• Entry
  • Reader's guide
  • Entries A-Z
  • Subject index

Employment Division v. Smith (1990)

  • By: Elizabeth Price Foley
  • In: Encyclopedia of Drug Policy
  • Edited by: Mark A. R. Kleiman & James E. Hawdon
  • Subject:Public Policy, Drug Crimes

In Employment Division, Department of Human Resources of Oregon v. Smith, the Supreme Court upheld a state's decision to deny unemployment compensation benefits to workers fired by a private employer because they had ingested peyote as part of a religious ceremony. Peyote is a hallucinogenic prohibited under both federal and state controlled substances law. The workers argued that the denial of benefits violated their rights under the Free Exercise Clause of the First Amendment. The U.S. Supreme Court rejected this argument, holding that a religiously neutral law of general applicability does not violate the right to free exercise of religion.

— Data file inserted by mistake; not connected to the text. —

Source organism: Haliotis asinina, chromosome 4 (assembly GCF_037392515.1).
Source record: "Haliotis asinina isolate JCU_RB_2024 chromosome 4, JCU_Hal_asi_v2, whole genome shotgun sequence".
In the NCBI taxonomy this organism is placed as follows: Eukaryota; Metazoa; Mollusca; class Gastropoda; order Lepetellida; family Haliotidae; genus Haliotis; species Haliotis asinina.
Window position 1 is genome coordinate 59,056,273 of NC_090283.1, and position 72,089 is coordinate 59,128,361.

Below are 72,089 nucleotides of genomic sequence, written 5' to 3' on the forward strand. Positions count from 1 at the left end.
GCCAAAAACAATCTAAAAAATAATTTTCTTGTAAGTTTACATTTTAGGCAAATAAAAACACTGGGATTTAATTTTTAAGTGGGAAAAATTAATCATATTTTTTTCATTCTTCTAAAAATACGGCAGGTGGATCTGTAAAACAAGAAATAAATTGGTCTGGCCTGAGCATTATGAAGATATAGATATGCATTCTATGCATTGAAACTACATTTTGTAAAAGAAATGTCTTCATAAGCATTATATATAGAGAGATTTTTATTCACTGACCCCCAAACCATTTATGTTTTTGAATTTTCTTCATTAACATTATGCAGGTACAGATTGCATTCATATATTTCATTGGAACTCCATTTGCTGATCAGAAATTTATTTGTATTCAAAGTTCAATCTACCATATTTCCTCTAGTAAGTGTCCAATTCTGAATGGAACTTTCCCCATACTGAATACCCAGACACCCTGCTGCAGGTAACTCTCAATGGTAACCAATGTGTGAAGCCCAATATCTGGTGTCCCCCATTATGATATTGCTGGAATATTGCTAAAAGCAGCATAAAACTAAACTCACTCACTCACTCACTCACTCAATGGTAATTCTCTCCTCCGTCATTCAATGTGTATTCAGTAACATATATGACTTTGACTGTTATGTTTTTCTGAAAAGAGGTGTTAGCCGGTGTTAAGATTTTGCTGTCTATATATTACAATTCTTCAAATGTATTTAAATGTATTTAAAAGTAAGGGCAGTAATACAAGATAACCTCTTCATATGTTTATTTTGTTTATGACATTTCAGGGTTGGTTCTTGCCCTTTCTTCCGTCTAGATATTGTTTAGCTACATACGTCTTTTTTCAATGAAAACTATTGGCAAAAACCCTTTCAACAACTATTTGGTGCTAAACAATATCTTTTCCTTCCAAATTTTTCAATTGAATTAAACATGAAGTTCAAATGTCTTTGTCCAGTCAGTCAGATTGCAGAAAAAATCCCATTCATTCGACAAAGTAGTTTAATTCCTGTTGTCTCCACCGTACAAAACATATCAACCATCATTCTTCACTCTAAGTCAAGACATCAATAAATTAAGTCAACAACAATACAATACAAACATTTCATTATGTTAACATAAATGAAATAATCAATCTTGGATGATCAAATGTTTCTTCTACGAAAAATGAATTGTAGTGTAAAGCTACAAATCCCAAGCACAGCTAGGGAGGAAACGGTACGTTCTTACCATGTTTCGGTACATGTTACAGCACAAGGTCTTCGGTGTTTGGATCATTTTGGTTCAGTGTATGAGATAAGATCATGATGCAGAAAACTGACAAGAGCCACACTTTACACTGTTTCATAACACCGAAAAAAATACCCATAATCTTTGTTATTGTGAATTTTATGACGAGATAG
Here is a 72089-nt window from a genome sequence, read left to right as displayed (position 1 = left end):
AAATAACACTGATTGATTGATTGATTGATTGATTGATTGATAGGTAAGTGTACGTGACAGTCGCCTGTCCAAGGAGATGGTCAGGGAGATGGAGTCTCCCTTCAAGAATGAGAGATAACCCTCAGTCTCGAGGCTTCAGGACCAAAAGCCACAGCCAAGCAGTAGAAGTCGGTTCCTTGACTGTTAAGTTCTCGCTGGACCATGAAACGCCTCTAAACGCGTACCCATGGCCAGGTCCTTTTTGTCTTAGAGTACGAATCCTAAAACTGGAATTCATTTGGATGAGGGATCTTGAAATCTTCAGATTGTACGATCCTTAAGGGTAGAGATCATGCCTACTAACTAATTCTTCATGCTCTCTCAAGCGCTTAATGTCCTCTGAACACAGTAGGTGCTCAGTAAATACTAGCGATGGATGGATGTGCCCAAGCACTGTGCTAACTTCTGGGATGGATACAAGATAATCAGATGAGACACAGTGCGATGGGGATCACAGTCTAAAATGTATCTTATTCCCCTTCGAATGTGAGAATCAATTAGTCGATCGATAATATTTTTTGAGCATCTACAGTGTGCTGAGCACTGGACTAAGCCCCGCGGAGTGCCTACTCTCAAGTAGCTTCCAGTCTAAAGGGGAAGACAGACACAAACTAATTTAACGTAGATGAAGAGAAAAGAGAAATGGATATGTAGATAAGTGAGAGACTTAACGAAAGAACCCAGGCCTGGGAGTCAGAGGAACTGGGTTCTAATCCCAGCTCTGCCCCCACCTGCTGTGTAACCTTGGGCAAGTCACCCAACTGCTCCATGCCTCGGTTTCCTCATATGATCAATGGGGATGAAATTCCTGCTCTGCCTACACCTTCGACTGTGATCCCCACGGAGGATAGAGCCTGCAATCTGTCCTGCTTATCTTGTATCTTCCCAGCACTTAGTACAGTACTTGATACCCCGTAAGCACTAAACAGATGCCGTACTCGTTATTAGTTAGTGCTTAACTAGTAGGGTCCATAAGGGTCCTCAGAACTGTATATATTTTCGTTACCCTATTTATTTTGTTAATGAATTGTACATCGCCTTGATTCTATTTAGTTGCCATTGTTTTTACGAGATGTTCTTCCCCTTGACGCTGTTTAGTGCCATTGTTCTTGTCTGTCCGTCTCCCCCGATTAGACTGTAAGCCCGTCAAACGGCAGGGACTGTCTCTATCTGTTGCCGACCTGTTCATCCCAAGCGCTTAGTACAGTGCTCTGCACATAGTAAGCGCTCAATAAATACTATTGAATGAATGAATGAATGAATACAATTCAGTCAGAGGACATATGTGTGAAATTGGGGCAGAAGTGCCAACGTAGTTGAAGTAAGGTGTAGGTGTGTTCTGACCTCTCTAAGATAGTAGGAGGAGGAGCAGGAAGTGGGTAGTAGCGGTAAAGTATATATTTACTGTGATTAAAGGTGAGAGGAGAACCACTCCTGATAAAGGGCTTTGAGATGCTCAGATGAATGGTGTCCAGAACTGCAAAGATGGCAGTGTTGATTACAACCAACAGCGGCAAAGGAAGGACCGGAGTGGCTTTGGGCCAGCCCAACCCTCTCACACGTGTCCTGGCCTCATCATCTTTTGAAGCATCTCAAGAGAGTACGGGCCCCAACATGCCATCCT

The Smith majority rejected the workers’ assertion that, because Oregon's action interfered with the workers’ ability to practice their religion, the Court should apply “strict scrutiny” ...

    • Loading...
    locked icon

    Sign in to access this content

    Get a 30 day FREE TRIAL

    • Watch videos from a variety of sources bringing classroom topics to life
    • Read modern, diverse business cases
    • Explore hundreds of books and reference titles